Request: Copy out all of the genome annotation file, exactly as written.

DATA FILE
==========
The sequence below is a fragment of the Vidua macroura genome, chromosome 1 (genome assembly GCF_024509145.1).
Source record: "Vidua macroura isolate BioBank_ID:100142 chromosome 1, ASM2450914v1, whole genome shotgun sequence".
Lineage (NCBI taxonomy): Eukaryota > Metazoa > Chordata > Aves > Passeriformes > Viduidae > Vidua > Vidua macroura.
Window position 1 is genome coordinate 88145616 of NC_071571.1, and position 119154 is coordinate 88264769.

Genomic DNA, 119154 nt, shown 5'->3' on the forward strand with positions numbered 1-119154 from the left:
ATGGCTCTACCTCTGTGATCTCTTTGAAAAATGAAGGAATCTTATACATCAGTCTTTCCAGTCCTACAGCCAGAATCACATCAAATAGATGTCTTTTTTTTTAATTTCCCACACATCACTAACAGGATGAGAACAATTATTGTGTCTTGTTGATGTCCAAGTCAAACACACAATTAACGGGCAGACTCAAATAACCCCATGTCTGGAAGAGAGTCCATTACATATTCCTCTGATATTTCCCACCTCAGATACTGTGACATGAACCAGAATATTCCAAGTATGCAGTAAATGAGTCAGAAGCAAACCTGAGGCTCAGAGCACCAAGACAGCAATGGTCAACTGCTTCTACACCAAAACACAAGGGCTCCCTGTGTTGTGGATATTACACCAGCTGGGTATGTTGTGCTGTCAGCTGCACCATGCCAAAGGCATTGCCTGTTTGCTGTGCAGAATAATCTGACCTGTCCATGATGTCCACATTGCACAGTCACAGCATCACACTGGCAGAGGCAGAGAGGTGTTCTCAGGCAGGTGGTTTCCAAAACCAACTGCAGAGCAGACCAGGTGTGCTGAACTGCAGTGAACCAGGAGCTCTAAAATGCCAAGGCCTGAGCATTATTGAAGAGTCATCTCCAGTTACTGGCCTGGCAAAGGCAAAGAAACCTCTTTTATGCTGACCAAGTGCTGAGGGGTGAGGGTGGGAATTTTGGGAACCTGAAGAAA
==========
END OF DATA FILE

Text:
The sequence below is a fragment of the Vidua macroura genome, chromosome 1 (genome assembly GCF_024509145.1).
Source record: "Vidua macroura isolate BioBank_ID:100142 chromosome 1, ASM2450914v1, whole genome shotgun sequence".
Lineage (NCBI taxonomy): Eukaryota > Metazoa > Chordata > Aves > Passeriformes > Viduidae > Vidua > Vidua macroura.
Window position 1 is genome coordinate 88145616 of NC_071571.1, and position 119154 is coordinate 88264769.

Genomic DNA, 119154 nt, shown 5'->3' on the forward strand with positions numbered 1-119154 from the left:
ATGGCTCTACCTCTGTGATCTCTTTGAAAAATGAAGGAATCTTATACATCAGTCTTTCCAGTCCTACAGCCAGAATCACATCAAATAGATGTCTTTTTTTTTAATTTCCCACACATCACTAACAGGATGAGAACAATTATTGTGTCTTGTTGATGTCCAAGTCAAACACACAATTAACGGGCAGACTCAAATAACCCCATGTCTGGAAGAGAGTCCATTACATATTCCTCTGATATTTCCCACCTCAGATACTGTGACATGAACCAGAATATTCCAAGTATGCAGTAAATGAGTCAGAAGCAAACCTGAGGCTCAGAGCACCAAGACAGCAATGGTCAACTGCTTCTACACCAAAACACAAGGGCTCCCTGTGTTGTGGATATTACACCAGCTGGGTATGTTGTGCTGTCAGCTGCACCATGCCAAAGGCATTGCCTGTTTGCTGTGCAGAATAATCTGACCTGTCCATGATGTCCACATTGCACAGTCACAGCATCACACTGGCAGAGGCAGAGAGGTGTTCTCAGGCAGGTGGTTTCCAAAACCAACTGCAGAGCAGACCAGGTGTGCTGAACTGCAGTGAACCAGGAGCTCTAAAATGCCAAGGCCTGAGCATTATTGAAGAGTCATCTCCAGTTACTGGCCTGGCAAAGGCAAAGAAACCTCTTTTATGCTGACCAAGTGCTGAGGGGTGAGGGTGGGAATTTTGGGAACCTGAAGAAA